To some the keyboard might seem like it doesn't have a place in the field or pasture, but Nebraska ag leaders say that's not true.
"We want consumers to know that there are people just like them, good people who are producing their food, people who feed that same food to their families," said Cheryl Stubbendieck, Nebraska Farm Bureau Vice President of Public Relations. "Who can tell that story better than a farmer or rancher?"
Putting a face on ag through social media tools was a topic at this year's Nebraska Farm Bureau convention in Kearney. Officials say that connection can have a big influence on consumer choices.
"Social media is a way for our farmers and ranchers to connect one-to-one with consumers and answer the questions and concerns that homemaker or mother has," said Stubbendieck.
One speaker says getting connected to consumers is as easy as starting a Twitter or Facebook account. Then all producers need to do is start sharing.
"There's less than 2% of us in the United States today that are directly involved in production agriculture, and so I think it's really important for that 2% to find a common ground and meet in the middle and start introducing who we are and what we do in food production and social media is where to do that at," said Amanda Radke, a South Dakota rancher and freelance writer for BEEF Magazine.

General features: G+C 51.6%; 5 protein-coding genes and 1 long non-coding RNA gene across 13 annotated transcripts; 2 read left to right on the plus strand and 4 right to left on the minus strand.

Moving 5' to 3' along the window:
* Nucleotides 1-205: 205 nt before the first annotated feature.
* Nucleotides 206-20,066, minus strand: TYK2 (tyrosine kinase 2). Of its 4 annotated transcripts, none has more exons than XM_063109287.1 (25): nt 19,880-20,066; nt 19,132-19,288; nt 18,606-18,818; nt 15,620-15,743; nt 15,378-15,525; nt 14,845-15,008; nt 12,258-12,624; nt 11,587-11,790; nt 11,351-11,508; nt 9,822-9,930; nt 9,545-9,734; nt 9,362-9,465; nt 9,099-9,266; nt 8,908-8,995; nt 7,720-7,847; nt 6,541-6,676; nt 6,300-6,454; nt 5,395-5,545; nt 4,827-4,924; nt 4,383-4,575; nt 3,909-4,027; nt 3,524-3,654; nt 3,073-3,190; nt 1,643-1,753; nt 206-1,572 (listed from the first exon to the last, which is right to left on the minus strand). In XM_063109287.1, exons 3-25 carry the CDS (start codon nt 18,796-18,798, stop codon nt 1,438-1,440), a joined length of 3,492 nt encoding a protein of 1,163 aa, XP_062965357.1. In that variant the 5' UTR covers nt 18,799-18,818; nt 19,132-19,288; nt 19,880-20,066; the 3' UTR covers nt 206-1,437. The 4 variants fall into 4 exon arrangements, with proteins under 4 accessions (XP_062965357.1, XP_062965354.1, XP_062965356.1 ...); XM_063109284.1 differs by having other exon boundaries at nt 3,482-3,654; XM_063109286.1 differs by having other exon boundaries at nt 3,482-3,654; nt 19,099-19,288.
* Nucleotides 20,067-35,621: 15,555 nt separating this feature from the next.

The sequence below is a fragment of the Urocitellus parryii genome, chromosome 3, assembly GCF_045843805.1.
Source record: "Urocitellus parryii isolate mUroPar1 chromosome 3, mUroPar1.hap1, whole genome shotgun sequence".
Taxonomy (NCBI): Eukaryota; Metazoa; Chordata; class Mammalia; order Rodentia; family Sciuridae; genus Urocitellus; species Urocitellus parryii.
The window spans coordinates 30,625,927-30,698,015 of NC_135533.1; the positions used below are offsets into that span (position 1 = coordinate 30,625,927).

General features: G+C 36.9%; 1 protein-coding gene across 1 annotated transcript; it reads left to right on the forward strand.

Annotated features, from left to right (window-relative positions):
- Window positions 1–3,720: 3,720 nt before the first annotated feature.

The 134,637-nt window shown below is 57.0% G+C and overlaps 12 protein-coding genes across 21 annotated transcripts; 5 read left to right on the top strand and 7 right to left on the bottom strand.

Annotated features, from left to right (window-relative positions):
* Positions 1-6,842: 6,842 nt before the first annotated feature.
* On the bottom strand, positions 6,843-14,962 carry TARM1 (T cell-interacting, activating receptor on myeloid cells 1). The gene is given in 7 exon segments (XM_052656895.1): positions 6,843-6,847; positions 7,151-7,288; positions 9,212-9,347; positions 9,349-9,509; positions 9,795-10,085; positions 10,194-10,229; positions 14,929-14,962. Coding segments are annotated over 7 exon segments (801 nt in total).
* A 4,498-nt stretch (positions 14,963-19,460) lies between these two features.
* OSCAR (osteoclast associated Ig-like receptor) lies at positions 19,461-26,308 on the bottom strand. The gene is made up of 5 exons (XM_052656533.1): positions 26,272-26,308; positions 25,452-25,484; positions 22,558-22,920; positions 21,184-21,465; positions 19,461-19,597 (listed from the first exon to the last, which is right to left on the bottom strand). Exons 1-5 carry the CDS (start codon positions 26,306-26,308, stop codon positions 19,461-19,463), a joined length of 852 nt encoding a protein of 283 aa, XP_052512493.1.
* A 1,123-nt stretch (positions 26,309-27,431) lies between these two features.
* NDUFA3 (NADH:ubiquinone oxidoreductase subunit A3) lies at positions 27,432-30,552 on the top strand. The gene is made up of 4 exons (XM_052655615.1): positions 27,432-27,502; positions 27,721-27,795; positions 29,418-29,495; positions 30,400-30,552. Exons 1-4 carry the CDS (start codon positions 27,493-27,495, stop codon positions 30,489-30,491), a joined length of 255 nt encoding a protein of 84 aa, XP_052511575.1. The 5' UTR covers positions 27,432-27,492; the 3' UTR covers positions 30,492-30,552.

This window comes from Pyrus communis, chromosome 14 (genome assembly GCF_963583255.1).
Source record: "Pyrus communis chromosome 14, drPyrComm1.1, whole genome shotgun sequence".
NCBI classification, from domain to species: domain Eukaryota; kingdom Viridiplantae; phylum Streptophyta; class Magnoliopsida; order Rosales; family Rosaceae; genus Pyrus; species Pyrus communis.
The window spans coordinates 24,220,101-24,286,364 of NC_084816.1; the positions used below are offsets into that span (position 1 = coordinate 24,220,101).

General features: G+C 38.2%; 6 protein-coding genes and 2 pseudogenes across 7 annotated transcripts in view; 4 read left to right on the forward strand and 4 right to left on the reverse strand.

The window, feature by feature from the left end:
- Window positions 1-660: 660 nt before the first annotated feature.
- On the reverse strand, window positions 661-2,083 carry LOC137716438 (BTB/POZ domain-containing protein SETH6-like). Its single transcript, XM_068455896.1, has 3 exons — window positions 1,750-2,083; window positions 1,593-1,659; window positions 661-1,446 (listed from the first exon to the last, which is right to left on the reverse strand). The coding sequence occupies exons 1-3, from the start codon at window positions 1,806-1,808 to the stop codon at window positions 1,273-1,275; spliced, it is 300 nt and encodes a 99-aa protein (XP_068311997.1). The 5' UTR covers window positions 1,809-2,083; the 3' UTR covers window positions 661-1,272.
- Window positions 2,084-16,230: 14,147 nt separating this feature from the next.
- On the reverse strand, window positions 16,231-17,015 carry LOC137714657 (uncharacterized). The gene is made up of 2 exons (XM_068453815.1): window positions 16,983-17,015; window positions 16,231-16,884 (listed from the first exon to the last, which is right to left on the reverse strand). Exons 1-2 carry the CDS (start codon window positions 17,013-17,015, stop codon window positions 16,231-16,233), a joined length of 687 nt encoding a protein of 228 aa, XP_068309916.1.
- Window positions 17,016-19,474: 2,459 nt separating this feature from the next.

Radke says smart phones are making it easier to incorporate social media updates into the chore list.
"Another thing I like to do with YouTube especially is prepare recipes because no one can prepare beef better than a rancher herself," she said. "I like to show my tips and tricks, favorite cuts, favorite ways to prepare that and hope to inspire people to go out and do it themselves."
Radke says producers shouldn't assume everyone knows what happens day-to-day on a family farm since today's consumers are often three generations removed from the family operation.